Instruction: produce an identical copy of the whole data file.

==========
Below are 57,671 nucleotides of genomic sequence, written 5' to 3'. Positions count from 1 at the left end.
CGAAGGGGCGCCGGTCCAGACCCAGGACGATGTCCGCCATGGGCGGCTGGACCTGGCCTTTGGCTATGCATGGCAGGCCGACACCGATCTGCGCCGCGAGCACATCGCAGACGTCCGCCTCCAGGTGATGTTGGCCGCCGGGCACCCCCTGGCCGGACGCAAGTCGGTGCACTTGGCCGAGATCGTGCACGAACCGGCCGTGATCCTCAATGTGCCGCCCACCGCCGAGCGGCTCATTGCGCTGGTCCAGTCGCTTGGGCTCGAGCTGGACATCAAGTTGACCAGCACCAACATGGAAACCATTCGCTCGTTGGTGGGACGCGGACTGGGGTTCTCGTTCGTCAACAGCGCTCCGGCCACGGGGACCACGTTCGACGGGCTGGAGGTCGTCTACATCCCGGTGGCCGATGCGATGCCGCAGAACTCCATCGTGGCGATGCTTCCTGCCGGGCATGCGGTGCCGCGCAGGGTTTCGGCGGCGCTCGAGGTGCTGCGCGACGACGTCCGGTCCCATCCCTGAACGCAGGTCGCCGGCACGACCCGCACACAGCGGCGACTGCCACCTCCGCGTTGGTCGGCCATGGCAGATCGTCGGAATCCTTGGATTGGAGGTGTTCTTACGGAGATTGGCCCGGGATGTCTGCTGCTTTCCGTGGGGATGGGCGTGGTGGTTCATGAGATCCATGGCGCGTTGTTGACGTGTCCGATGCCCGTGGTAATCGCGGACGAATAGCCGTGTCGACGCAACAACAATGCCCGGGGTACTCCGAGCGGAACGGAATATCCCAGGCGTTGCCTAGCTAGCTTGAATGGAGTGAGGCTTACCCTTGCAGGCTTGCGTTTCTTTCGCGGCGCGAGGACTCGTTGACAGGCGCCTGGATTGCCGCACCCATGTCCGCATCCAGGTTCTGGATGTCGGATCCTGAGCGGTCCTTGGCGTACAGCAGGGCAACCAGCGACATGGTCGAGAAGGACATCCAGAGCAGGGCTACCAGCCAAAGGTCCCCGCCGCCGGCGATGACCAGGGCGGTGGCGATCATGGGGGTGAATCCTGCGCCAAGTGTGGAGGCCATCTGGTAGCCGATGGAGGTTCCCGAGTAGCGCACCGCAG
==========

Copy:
Below are 57,671 nucleotides of genomic sequence, written 5' to 3'. Positions count from 1 at the left end.
CGAAGGGGCGCCGGTCCAGACCCAGGACGATGTCCGCCATGGGCGGCTGGACCTGGCCTTTGGCTATGCATGGCAGGCCGACACCGATCTGCGCCGCGAGCACATCGCAGACGTCCGCCTCCAGGTGATGTTGGCCGCCGGGCACCCCCTGGCCGGACGCAAGTCGGTGCACTTGGCCGAGATCGTGCACGAACCGGCCGTGATCCTCAATGTGCCGCCCACCGCCGAGCGGCTCATTGCGCTGGTCCAGTCGCTTGGGCTCGAGCTGGACATCAAGTTGACCAGCACCAACATGGAAACCATTCGCTCGTTGGTGGGACGCGGACTGGGGTTCTCGTTCGTCAACAGCGCTCCGGCCACGGGGACCACGTTCGACGGGCTGGAGGTCGTCTACATCCCGGTGGCCGATGCGATGCCGCAGAACTCCATCGTGGCGATGCTTCCTGCCGGGCATGCGGTGCCGCGCAGGGTTTCGGCGGCGCTCGAGGTGCTGCGCGACGACGTCCGGTCCCATCCCTGAACGCAGGTCGCCGGCACGACCCGCACACAGCGGCGACTGCCACCTCCGCGTTGGTCGGCCATGGCAGATCGTCGGAATCCTTGGATTGGAGGTGTTCTTACGGAGATTGGCCCGGGATGTCTGCTGCTTTCCGTGGGGATGGGCGTGGTGGTTCATGAGATCCATGGCGCGTTGTTGACGTGTCCGATGCCCGTGGTAATCGCGGACGAATAGCCGTGTCGACGCAACAACAATGCCCGGGGTACTCCGAGCGGAACGGAATATCCCAGGCGTTGCCTAGCTAGCTTGAATGGAGTGAGGCTTACCCTTGCAGGCTTGCGTTTCTTTCGCGGCGCGAGGACTCGTTGACAGGCGCCTGGATTGCCGCACCCATGTCCGCATCCAGGTTCTGGATGTCGGATCCTGAGCGGTCCTTGGCGTACAGCAGGGCAACCAGCGACATGGTCGAGAAGGACATCCAGAGCAGGGCTACCAGCCAAAGGTCCCCGCCGCCGGCGATGACCAGGGCGGTGGCGATCATGGGGGTGAATCCTGCGCCAAGTGTGGAGGCCATCTGGTAGCCGATGGAGGTTCCCGAGTAGCGCACCGCAG